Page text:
So your out in the wild with either yourself or with a friend and something bad happens. You slip and fall, and have no cell phone service. You’ve come down on a bone hard and it could very well be broken. Your best bet to treat the injury ASAP until you can get to help, your job will be to keep the broken limb immobile, in a natural position, you can do this by creating a splint.
Now it doesn’t matter if you’ve injured your arm or leg you need to adjust the limb out straight and natural. You see your body begins to heal right away, your bones are surrounded with a healing marrow and the bone will begin to knit back together as soon as 30 minutes after the injury. If you don’t splint the limb and keep it natural and immobile you will probably face surgery. Splinting is extremely important to prevent painful motion issues in the future, and to avoid having the bone re-broken to be set again. Splinting will also prevent pain as your getting to the ER.
Now your first step to making a splint is to locate two sticks that are longer than the limb you intend to splint. They must go past the wrist or ankle at least an inch. Shorten them if needed and strip off all loose leaves and branches. These will be placed on either side of the limb to keep it stable until you are able to get medical attention. If no sticks are available, you’ll have to improvise. Anything straight will work just be creative until you can get help.
Pad the limb well. Use a t-shirt, towel or any cloth you can obtain, padding the limb is more for comfort than stability, so if you don’t have much fabric, use it sparingly so you have some left for when you add the sticks to stabilize the limb.
Now you will place the two sticks on top of the previous layers of padding. Make sure they are on both sides of the limb, equal distances from each other. Position them to where they extend beyond the joint. With forearm or ankle fractures, sticks should extend past the limb. With upper-arm or upper-leg fractures, the sticks should extend onto the trunk of the body.
Wrap the cloth around the sticks at least 6 inches both above and below the break. The wrap should fit well, but whatever you do DON’T make it too tight! You should be able to fit 2 fingers under the wrapping with ease. Wrapping too tight can cause pain and cut off blood flow and you could lose the limb, but if you wrap it too loose, it won’t be stable. Keep wrapping until you have 6 inches left on both ends and tie the ends into a secure knot.
For a broken arm you will now need to make a sling…
Slings are used to hold the arm in place, preventing the arm from moving around and causing further pain and injury. Use any type of cloth or belt for this. From the mid-point of the cloth, both ends should reach from mid-chest up to up around your neck. Make sure it’s comfortable and strong enough to hold your arm in place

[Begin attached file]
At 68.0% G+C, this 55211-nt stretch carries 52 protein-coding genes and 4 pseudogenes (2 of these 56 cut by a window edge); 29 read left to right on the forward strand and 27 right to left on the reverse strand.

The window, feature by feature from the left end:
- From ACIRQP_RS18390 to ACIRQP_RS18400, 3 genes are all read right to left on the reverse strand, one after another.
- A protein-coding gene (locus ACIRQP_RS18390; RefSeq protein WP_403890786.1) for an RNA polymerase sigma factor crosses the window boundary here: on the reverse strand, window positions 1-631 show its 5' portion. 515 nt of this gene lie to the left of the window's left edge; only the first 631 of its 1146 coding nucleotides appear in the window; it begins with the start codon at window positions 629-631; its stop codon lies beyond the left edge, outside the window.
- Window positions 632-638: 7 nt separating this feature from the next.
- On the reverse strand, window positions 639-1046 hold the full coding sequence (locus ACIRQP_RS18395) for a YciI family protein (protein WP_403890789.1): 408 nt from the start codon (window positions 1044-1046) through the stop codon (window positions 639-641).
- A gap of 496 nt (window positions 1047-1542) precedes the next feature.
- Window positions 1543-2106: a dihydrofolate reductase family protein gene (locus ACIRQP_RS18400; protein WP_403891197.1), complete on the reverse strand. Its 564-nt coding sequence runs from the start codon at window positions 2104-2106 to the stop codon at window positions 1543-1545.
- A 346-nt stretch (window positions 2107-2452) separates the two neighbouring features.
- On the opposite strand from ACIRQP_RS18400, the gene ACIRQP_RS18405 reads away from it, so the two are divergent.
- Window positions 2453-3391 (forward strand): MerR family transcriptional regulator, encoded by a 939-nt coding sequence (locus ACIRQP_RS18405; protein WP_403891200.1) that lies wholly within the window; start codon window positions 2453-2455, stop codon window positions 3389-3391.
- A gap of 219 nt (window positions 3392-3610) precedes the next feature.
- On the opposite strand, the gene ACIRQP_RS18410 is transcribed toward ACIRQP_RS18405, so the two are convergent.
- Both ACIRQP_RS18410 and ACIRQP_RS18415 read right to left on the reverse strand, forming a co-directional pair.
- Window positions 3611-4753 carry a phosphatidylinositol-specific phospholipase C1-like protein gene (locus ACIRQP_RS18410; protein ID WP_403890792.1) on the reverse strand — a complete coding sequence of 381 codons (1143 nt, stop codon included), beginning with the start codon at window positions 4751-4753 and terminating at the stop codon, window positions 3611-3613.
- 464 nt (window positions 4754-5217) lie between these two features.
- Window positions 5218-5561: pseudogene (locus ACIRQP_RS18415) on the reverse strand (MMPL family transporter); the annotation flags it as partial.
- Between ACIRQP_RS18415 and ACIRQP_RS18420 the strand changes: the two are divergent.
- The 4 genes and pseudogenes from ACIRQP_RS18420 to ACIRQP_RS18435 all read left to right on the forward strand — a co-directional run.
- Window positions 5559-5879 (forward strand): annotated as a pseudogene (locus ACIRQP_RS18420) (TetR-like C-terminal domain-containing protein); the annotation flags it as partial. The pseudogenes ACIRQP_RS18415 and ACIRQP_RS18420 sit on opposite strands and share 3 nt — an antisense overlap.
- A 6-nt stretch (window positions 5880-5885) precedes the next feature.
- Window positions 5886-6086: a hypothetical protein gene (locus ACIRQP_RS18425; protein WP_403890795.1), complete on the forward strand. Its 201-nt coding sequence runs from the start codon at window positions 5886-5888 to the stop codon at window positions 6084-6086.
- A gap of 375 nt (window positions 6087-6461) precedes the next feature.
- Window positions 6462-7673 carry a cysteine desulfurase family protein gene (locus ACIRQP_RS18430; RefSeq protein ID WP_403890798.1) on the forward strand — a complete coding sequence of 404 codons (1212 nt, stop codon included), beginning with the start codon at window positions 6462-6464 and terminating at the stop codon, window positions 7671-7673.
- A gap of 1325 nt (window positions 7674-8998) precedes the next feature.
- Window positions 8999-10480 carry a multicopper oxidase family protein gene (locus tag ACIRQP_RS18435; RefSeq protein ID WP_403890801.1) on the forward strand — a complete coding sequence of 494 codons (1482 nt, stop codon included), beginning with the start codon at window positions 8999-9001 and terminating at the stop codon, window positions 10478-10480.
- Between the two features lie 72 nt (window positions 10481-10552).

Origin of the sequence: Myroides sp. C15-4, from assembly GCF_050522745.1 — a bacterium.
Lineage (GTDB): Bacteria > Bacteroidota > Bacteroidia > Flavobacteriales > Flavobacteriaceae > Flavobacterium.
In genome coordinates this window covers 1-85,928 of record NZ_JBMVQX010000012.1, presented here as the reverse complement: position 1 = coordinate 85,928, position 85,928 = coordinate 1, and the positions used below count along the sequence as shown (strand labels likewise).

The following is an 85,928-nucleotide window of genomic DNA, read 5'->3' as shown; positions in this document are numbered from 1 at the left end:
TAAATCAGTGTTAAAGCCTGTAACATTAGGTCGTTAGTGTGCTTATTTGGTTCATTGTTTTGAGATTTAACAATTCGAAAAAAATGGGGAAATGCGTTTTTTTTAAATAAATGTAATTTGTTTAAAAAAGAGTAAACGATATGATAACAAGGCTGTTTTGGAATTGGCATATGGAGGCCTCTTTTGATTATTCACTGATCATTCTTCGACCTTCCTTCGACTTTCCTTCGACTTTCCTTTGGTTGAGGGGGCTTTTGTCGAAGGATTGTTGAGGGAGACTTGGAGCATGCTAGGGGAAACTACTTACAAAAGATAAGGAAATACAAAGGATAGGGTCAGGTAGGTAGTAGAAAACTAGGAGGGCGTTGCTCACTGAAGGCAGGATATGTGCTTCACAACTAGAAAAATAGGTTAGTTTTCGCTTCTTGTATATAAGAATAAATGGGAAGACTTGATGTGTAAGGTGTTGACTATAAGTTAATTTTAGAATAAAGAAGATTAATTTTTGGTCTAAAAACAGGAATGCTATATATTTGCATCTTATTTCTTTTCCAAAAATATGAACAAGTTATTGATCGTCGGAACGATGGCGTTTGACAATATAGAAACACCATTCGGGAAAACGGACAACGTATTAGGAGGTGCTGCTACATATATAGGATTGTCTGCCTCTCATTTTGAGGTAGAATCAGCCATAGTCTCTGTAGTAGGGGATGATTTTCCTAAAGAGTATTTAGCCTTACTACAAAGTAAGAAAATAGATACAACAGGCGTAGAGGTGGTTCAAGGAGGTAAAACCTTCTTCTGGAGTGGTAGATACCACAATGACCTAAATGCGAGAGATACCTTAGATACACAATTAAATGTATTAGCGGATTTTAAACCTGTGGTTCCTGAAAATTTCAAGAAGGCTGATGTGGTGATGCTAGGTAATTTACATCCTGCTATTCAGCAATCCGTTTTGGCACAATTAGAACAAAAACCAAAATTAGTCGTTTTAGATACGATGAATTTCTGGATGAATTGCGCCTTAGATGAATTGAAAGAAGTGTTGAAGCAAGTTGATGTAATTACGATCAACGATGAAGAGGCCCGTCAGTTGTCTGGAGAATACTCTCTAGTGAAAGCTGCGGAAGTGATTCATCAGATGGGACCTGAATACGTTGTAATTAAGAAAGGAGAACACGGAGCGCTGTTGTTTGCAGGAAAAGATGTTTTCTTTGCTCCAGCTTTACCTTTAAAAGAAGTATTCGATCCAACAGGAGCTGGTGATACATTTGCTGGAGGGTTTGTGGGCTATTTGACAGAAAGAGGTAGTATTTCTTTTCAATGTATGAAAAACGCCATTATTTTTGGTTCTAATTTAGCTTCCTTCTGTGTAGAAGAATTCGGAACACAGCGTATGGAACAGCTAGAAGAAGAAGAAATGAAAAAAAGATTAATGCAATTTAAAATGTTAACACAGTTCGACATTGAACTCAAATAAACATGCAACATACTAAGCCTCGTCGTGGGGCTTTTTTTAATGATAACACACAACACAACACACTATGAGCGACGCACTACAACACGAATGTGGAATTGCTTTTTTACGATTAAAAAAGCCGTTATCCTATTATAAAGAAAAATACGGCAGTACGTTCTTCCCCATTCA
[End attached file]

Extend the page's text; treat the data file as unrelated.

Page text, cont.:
Fold the cloth in half length-wise to find the center. Gently place your forearm in the middle of the sling. Resting it in the middle provides equal weight distribution on the sling and prevents stress points on the arm. This also keeps the arm from slipping out of one end or the other.
Pull both sides of the sling up around your neck until the forearm is in a comfortable horizontal position. Your elbow should be at a 90-degree angle. If this causes pain lower the forearm slowly until you find a comfortable position.
If you do not have material for a sling, take the long sleeve arm from a jacket and find a way to pin it at the shoulder, then sling the arm through the crook of the pinned jacket while wearing the other arm normally.
For a broken leg hopefully, you have help and your friend will make you a stretcher…
You can make a stretcher out of shirts, take two or three of the strongest shirts you have and lay them on the ground in front of you. Find two long strong sticks that are about five to six feet long and run them through the shirts sleeves to create a body brace, make sure the sticks are parallel to each other and held in place by the sleeves. Have the victim lay on the parallel sticks, with their armpits over the stretcher sticks and pad as much as possible. If you have a thermal blanket cover the victim to keep warm and prevent shock.
You will need to pick up one end of the stretcher like a wheel barrel and drag the victim to safety, DO NOT let the leg drag so make sure their body is high enough on the sticks, if there are two able bodies carefully carry both ends of the victims stretcher to safety.